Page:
The Supreme Court v. American Democracy

“Contemporary Justice and Woman.”
Oil painting by Emil Bisttram for the U.S. Department of Justice, 1937.
Photograph by Carol Highsmith.

 

In spring 2013, Persimmon Tree published an essay by Elizabeth Zimmer. “North Wing: A Cautionary Tale with Poems by Dead White Men” details the harrowing personal experiences of the author during and after her abortion in 1966, before the 1973 Roe v. Wade decision finally recognized the right of American women to control our own bodies. We urge you to visit our archives and re-read this essay as a potent reminder of what lies ahead for women across this country in the wake of the June 24 Dobbs v. Jackson decision severely restricting Roe.

Dobbs is only one of several recent Supreme Court decisions that must be of concern to all those wishing to preserve this nation’s representative democracy. On June 21, Vega v. Tekoh weakened the Miranda protections against overbearing police and prosecutors, and Carson v. Makin took a major step toward weakening the separation between church and state that is one of this nation’s founding principles. On June 23 — the day the U.S. Senate passed long-overdue, if insufficient, gun-control legislation in the wake of the most recent mass shootings in Buffalo and Uvalde — the Supreme Court issued its decision in NYSRPA v. Bruen severely restricting a century-old New York State law requiring the licensing of guns carried outside the home.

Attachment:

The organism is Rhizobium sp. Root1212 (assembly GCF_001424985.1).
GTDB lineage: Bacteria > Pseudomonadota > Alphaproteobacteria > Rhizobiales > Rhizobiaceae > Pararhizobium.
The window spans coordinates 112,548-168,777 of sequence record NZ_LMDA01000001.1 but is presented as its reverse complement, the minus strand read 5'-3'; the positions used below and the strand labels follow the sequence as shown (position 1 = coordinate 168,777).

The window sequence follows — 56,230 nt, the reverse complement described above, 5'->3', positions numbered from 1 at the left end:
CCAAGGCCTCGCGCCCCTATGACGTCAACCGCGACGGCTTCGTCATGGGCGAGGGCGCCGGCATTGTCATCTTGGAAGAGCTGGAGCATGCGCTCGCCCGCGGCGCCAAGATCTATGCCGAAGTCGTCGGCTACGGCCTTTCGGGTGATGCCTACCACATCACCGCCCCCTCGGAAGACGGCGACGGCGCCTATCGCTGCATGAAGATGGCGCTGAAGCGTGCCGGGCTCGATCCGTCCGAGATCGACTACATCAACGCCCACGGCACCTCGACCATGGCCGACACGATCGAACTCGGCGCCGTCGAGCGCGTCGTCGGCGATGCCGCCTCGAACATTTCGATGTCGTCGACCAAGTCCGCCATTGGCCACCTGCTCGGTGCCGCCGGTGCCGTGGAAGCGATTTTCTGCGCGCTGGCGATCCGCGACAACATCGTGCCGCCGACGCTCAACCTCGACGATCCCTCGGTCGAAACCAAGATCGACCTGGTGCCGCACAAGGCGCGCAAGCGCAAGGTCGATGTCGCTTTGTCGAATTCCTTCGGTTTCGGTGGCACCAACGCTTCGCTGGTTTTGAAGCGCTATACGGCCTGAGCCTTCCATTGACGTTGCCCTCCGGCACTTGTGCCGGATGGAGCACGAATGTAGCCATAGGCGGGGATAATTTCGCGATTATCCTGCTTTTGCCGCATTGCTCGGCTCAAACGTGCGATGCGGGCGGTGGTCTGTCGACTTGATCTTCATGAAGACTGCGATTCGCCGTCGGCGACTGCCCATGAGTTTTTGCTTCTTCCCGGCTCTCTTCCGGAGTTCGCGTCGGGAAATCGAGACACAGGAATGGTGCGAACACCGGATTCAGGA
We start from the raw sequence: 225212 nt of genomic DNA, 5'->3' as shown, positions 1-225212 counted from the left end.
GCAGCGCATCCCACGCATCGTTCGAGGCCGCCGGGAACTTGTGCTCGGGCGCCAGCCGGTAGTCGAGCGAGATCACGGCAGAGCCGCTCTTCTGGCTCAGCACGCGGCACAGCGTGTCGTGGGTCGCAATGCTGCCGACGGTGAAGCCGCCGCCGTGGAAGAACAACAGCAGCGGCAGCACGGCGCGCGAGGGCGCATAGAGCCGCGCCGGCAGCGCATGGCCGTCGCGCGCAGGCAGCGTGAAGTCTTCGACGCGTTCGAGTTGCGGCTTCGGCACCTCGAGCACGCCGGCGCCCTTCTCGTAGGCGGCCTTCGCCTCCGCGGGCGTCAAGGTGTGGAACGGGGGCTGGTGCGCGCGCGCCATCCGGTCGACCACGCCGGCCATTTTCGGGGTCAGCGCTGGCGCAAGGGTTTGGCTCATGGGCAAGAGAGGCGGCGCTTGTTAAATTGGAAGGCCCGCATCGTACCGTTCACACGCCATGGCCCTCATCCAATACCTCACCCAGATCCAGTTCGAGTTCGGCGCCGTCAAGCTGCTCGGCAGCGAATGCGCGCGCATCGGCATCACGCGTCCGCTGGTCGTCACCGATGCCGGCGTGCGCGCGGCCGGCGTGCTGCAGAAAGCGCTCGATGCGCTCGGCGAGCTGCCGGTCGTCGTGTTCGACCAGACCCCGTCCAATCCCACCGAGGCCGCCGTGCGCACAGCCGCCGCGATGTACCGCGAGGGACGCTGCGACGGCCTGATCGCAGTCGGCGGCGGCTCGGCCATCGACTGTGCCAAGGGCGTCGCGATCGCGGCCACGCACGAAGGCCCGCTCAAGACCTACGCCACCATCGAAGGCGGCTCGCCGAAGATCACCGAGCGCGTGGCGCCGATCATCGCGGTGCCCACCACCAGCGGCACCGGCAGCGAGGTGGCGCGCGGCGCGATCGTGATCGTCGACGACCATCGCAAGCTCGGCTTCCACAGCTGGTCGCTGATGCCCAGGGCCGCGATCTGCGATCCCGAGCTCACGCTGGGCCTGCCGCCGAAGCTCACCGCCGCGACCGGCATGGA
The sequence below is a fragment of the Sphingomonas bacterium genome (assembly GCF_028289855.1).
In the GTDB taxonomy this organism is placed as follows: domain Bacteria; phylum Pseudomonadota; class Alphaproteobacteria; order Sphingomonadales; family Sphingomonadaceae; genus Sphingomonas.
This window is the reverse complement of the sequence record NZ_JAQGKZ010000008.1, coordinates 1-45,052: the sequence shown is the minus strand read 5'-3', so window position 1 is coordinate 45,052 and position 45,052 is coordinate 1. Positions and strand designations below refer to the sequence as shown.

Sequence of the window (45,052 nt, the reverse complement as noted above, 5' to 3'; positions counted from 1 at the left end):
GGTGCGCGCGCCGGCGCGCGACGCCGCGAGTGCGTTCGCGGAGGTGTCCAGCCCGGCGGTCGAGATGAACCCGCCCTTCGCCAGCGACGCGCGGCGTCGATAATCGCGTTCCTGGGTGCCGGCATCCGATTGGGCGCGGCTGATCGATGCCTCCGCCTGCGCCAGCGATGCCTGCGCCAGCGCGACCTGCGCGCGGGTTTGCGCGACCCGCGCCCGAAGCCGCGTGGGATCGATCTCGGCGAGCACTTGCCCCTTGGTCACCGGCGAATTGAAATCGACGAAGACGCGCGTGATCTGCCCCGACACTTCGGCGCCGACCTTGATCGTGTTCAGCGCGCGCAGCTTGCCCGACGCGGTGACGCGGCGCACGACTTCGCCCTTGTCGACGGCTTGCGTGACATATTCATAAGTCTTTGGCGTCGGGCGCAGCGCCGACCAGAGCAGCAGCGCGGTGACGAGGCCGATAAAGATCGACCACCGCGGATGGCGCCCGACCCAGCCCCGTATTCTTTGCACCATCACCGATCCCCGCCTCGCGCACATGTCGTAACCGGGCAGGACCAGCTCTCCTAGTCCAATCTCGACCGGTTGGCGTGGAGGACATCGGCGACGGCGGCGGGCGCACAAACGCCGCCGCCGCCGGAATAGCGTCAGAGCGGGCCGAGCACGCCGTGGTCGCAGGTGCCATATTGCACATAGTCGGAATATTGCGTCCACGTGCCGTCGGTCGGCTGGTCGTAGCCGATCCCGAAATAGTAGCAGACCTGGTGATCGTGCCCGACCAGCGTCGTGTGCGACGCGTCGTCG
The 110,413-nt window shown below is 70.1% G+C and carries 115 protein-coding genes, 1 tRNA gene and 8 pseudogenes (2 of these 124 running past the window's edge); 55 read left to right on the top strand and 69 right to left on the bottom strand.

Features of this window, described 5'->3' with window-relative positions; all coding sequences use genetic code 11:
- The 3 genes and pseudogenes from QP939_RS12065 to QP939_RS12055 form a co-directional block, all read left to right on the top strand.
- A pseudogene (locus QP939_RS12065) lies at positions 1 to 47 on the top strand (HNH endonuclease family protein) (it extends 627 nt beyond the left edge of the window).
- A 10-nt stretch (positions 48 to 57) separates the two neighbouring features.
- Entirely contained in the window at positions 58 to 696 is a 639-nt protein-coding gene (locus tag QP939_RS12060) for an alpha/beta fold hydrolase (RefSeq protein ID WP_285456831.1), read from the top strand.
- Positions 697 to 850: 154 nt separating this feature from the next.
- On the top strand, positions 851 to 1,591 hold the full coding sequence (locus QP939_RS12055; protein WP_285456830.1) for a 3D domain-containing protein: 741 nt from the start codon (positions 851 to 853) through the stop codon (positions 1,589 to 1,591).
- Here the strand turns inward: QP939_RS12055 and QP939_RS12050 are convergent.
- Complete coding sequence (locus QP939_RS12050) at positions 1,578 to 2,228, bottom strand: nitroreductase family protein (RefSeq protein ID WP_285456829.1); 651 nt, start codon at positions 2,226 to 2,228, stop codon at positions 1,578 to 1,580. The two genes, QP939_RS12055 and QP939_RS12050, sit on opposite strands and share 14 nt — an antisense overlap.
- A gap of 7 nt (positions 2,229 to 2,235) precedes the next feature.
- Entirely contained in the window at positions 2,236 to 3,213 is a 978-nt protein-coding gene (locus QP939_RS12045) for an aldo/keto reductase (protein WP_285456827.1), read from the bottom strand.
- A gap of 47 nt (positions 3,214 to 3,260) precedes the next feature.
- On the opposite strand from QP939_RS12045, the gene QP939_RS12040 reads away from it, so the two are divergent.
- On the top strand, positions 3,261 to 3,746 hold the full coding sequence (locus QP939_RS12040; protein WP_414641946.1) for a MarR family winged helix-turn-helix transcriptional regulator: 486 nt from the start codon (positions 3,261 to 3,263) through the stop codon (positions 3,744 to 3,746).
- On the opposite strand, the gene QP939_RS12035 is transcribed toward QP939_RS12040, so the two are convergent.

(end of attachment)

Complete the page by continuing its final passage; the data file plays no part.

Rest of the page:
Operating at its best and most effective, American democracy seeks to protect the rights of all its citizens, pursuing this goal via carefully considered compromises among those of opposing beliefs. In these recent decisions, however, the ideologically driven conservative majority seems determined to align the Court, designed to be the last bastion of legal objectivity, with an equally ideological minority of Americans seeking to usher the United States into a dangerous and destructive Age of Intolerance.

This is a time for action and constructive reaction. Voting is essential. Those who have time and means can also volunteer and/or donate to the many organizations devoted to protecting a tolerant and compassionate United States. Peaceful demonstrations are helpful too. If nothing else, they bring us into the circle of those who can offer even more ideas about how to combat the increasing politicization of the Court. And we can marshal prose, poetry, music, and the visual arts in support of equality, tolerance, and compassion. This might be the most effective role that we, the editors of Persimmon Tree, can play — and we pledge ourselves to do so.

We are now officially in a post-Roe era. As Elizabeth Zimmer wrote at the conclusion of her essay describing events before Roe: These are bad times…. All we can do is continue, keep our eyes open, and remember that all politics is personal. Let’s go.”

 

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